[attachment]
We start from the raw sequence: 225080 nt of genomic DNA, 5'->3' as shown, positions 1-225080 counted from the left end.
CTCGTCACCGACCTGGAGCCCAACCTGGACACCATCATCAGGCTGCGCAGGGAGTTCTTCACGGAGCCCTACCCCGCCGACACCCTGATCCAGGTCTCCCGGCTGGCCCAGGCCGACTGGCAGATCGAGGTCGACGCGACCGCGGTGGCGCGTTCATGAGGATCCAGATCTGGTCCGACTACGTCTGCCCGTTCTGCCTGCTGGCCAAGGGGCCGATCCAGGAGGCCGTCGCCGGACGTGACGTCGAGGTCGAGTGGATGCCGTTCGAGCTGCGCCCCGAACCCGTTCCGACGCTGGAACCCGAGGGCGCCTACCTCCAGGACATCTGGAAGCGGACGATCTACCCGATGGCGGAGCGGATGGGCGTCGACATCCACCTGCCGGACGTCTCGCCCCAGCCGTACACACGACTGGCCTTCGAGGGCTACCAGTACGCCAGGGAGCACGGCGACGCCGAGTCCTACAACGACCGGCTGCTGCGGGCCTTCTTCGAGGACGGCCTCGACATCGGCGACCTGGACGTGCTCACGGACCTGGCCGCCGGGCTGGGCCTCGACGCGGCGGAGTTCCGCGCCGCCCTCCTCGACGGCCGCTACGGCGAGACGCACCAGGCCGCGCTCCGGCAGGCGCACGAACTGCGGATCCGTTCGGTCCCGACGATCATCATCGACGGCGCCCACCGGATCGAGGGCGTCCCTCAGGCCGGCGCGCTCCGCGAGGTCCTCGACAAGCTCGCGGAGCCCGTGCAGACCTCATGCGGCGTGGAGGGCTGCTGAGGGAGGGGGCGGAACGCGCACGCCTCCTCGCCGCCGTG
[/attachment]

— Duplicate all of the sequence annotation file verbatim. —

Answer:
We start from the raw sequence: 225080 nt of genomic DNA, 5'->3' as shown, positions 1-225080 counted from the left end.
CTCGTCACCGACCTGGAGCCCAACCTGGACACCATCATCAGGCTGCGCAGGGAGTTCTTCACGGAGCCCTACCCCGCCGACACCCTGATCCAGGTCTCCCGGCTGGCCCAGGCCGACTGGCAGATCGAGGTCGACGCGACCGCGGTGGCGCGTTCATGAGGATCCAGATCTGGTCCGACTACGTCTGCCCGTTCTGCCTGCTGGCCAAGGGGCCGATCCAGGAGGCCGTCGCCGGACGTGACGTCGAGGTCGAGTGGATGCCGTTCGAGCTGCGCCCCGAACCCGTTCCGACGCTGGAACCCGAGGGCGCCTACCTCCAGGACATCTGGAAGCGGACGATCTACCCGATGGCGGAGCGGATGGGCGTCGACATCCACCTGCCGGACGTCTCGCCCCAGCCGTACACACGACTGGCCTTCGAGGGCTACCAGTACGCCAGGGAGCACGGCGACGCCGAGTCCTACAACGACCGGCTGCTGCGGGCCTTCTTCGAGGACGGCCTCGACATCGGCGACCTGGACGTGCTCACGGACCTGGCCGCCGGGCTGGGCCTCGACGCGGCGGAGTTCCGCGCCGCCCTCCTCGACGGCCGCTACGGCGAGACGCACCAGGCCGCGCTCCGGCAGGCGCACGAACTGCGGATCCGTTCGGTCCCGACGATCATCATCGACGGCGCCCACCGGATCGAGGGCGTCCCTCAGGCCGGCGCGCTCCGCGAGGTCCTCGACAAGCTCGCGGAGCCCGTGCAGACCTCATGCGGCGTGGAGGGCTGCTGAGGGAGGGGGCGGAACGCGCACGCCTCCTCGCCGCCGTG